The daughter of Cuba's president leads Havana's gay pride march and symbolic mass gay wedding to push for acceptance. Rough cut (no reporter narration).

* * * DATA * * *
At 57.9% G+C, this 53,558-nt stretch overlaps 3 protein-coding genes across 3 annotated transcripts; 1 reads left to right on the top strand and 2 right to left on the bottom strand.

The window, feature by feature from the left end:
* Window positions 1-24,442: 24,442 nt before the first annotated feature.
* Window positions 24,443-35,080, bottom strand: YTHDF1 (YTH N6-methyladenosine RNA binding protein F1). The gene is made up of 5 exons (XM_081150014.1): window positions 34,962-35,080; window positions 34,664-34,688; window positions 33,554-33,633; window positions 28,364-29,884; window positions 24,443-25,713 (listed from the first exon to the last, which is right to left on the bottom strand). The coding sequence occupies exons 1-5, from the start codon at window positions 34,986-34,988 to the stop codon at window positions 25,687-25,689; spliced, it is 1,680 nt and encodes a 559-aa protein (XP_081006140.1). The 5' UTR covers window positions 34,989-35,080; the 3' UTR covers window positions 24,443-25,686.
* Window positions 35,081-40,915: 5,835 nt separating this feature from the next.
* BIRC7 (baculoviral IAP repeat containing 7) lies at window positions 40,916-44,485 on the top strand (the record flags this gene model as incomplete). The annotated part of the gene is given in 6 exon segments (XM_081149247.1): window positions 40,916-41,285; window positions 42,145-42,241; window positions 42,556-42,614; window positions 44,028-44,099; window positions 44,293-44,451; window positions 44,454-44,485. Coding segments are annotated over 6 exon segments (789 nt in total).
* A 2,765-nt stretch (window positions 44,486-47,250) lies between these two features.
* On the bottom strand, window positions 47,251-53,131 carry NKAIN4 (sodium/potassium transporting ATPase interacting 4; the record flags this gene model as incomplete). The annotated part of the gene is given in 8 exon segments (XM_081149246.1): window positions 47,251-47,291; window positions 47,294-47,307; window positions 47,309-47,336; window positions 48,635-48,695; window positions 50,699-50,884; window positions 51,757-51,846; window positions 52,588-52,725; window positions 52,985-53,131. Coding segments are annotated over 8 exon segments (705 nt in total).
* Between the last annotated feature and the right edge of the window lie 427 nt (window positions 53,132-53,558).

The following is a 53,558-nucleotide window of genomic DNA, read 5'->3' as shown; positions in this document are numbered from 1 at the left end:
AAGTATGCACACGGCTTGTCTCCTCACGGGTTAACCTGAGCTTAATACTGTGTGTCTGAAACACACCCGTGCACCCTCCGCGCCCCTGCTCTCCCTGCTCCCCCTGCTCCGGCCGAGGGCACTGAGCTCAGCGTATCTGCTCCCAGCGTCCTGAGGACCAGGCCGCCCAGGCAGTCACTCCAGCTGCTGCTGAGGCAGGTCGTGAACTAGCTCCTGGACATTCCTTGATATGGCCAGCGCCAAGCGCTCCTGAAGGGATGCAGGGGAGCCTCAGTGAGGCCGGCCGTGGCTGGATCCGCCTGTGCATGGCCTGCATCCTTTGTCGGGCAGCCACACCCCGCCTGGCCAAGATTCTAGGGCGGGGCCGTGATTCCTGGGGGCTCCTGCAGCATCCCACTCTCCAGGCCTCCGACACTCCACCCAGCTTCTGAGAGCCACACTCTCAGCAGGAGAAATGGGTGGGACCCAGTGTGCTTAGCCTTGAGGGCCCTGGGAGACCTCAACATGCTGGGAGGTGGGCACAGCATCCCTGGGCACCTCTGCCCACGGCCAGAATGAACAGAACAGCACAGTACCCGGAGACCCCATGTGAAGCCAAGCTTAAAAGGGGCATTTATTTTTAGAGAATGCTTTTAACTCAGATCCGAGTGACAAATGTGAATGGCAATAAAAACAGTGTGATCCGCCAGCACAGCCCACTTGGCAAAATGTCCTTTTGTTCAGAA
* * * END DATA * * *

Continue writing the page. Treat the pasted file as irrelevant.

ROUGH CUT - NO REPORTER NARRATION Cuban gay rights activists led by the daughter of President Raul Castro marched in Havana on Saturday (May 9) to promote acceptance of gay and transgender Cubans in a country once notoriously hostile toward them. Several hundred people turned out for the gay pride parade and carried rainbow and Cuban flags. Cuban gays have made great strides in recent years, largely because of Mariela Castro's political standing, but same-sex marriage and civil unions remain illegal. Some public attitudes changed when retired leader Fidel Castro admitted in 2010 that he had been wrong to discriminate against gays, who were sent to labour camps in the early years after the 1959 revolution. The march was followed by a mass symbolic wedding. Same-sex marriage is illegal in Cuba but that did not stop gay couples from tying the knot. The ceremony was inspired by the mass wedding of more than 100 couples at the World Pride event in Toronto last June, Castro told reporters earlier this week. Castro said she also wanted other Cubans to be able to share the experience she and her husband had of a spiritual but unofficial ceremony blessed by a religious leader.